My Tips For Operating A Rough Terrain Forklift - Onsite Equipment Training Services My Tips For Operating A Rough Terrain Forklift - Onsite Equipment Training Services


My Tips Operating A Rough Terrain Forklift

If you want to learn how to properly operate a rough terrain forklift, you are in the right place. The rough terrain forklift is a constant piece of equipment at a construction site.

I have put together a list of tips I think you should know as an operator of one of these units to help ensure you are safe on the job and an all-around better operator.   Before you ever operate make sure you’ve had rough terrain forklift training from a reputable training provider.


As always, you have to inspect your RT Forklift. This means checking all the forklift controls, parts, and systems.  

Let’s start with the main parts and controls you want to think about as an operator. This is not an extensive list, but instead just the most essential parts you want to understand to make sure you are operating the forklift correctly. 

Operator’s cab: This is the part of the RT forklift you are sitting in. There should be a seat belt for your safety, and all cab equipment should be working 100%.

Control panel: Put simply, this means everything from the Dashboard to the electronic brake handle. These items need to work correctly and without issue. Most class 7 forklifts have a combination of levers, buttons, and switches at the control panel.

Roll Over Protective Structure: The rollover protective structure is designed to protect you if your RT forklift rolls over. This is one of the most dangerous types of accidents that can happen to you in your forklift. Wearing your seatbelt is an integral part of this system. If you aren’t wearing it and you roll the machine over, the protective structure could want to hurt or, worse, kill you.

Wheels and Tires: The wheels and tires on your forklift are some of the most critical parts, so you want to make sure they are in good shape. One of the first things a new operator does when they get on a new machine is checked them out. Your wheels are your first system for stability. Getting that part wrong and a tip-over is just a matter of time.

Hydraulic System: The hydraulic system is vital for quickly moving energy to different parts of your rough terrain forklift.

Stabilizers/Outriggers: The outriggers/stabilizers are another significant part of your forklift. They ensure that when you elevate the boom section and forks, you have a bigger footprint at the base of your machine. This will help give you more stability. Make sure they are fully engaged, with your wheels off the ground. If not, you aren’t actually using them.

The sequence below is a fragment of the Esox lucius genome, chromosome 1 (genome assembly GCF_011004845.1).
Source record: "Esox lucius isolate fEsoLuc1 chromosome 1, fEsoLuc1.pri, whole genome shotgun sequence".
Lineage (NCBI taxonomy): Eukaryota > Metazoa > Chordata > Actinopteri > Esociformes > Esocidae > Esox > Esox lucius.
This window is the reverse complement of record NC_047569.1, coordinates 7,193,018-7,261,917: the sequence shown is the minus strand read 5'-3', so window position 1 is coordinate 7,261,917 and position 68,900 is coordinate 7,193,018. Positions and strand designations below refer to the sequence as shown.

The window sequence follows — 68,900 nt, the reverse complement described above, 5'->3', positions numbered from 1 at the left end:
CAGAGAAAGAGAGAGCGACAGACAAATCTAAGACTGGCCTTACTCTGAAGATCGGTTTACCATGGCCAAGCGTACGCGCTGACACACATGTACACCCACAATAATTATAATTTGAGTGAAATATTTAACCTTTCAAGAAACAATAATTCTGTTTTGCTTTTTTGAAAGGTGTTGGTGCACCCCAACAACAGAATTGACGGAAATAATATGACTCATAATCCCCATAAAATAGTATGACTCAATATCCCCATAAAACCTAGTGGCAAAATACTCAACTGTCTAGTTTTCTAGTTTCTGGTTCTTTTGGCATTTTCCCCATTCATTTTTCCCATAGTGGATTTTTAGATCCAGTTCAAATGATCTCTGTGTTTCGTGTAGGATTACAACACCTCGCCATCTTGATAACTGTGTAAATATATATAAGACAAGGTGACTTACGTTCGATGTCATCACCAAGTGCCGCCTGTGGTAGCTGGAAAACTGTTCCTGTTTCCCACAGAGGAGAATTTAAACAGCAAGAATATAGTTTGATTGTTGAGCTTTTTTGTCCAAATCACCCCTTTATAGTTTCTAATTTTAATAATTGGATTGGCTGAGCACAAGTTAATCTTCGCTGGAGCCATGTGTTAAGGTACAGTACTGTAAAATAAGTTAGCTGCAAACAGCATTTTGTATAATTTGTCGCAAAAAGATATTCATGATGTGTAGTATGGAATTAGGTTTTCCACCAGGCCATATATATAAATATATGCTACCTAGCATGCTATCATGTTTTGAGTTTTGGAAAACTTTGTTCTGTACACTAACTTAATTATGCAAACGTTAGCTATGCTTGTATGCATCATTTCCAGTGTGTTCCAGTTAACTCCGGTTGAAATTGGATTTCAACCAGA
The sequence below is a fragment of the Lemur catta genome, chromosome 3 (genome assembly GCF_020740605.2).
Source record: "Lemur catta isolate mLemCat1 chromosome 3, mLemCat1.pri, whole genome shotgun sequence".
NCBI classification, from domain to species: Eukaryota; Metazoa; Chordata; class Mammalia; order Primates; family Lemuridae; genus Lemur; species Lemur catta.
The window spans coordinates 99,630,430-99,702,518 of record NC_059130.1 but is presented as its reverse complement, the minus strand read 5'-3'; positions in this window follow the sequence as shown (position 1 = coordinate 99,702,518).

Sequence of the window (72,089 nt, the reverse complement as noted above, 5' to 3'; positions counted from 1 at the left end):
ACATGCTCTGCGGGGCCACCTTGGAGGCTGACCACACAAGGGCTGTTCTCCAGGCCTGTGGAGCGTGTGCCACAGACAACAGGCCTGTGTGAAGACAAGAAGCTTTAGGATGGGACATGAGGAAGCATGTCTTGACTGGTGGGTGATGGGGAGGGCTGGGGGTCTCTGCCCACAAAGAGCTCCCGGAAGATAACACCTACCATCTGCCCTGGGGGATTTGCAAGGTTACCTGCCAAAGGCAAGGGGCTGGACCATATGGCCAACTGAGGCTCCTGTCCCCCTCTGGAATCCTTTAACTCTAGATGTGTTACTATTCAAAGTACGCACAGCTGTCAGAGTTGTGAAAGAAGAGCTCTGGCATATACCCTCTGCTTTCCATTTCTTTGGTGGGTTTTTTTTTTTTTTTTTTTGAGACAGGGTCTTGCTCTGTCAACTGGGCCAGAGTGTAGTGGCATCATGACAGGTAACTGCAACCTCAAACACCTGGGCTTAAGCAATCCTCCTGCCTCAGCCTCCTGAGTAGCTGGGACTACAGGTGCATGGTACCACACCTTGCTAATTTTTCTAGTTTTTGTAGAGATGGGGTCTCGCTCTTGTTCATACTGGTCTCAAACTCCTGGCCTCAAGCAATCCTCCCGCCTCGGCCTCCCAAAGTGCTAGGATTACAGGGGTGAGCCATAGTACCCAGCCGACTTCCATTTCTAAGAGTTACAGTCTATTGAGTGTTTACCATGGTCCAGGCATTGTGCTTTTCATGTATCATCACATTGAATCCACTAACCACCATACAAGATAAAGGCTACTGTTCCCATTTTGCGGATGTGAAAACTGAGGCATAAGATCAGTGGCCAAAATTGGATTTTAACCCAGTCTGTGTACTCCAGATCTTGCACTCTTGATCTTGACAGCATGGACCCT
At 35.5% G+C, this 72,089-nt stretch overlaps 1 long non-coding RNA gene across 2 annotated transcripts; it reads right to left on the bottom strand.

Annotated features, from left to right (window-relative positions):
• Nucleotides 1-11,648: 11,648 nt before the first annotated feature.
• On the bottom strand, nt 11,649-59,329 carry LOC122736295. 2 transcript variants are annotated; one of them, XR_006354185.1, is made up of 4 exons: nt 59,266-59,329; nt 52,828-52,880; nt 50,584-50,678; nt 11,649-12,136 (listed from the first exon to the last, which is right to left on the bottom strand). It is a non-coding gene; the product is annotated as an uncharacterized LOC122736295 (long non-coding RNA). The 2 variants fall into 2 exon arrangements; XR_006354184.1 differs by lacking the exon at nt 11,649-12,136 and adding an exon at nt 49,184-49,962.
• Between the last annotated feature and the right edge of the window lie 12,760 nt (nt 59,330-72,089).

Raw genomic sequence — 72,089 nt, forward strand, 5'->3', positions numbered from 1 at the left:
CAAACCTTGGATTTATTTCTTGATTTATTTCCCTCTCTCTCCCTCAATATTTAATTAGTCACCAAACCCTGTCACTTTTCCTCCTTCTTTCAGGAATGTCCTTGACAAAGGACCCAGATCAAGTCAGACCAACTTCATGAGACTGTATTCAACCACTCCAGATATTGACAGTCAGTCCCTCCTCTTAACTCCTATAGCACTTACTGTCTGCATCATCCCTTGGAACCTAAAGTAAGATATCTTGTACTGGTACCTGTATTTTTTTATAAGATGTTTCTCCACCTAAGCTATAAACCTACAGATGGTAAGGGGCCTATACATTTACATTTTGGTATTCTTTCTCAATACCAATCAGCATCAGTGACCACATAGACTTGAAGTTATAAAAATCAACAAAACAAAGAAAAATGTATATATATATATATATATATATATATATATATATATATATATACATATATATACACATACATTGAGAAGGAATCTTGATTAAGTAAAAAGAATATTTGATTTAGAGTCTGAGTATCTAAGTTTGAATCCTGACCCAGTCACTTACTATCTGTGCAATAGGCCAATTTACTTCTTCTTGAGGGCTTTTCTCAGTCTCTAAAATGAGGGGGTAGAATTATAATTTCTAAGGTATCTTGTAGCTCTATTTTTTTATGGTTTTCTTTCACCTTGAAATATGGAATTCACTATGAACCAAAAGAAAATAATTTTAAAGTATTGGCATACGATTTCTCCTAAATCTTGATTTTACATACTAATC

Boom Section: The boom of your rough terrain forklift is what carries the forks up and down and in and out. They are powered by your hydraulic system allowing you to lift and lower different loads at the push of a button. The boom section is what makes your RT forklift stand out from the other classifications of forklifts. It can lift and place a load from a distance.

Forks: The forks are what actually pick up the product. Without them, the machine is useless. There are multiple types of forks, depending on what material you would like to pick up. Generally speaking, in your RT forklift, your forks will be mounted on a bar. You can slide them across the bar, so they fit the bottom of the pallet or load you are lifting. Keep that bar well greased. That will make your life a lot easier or at least that of your spotter.

Tilt Cylinders: The tilt cylinders move the forks forward and backwards. Use this function when you are picking up a load or placing it. Tilt-back to secure the load on your carriage/backrest and forward when going into a load or placing it.

Lift Cylinders: The lift cylinders raise and lower the boom of the forklift. They lift and lower your boom section.

Boom Angle indicator: The boom angle indicator shows you the angle of your boom at any given time. You use this indicator along with boom extension to understand your load capacity range in the load chart. Pay extra attention when it’s freezing. These can stick when cold outside and give you the wrong reading.

Boom Extension Indicator: While using the boom, you can extend or retract your forks. Your boom will have letters or numbers to show you how far out your boom is. Use this, together with boom angle, to determine load capacity.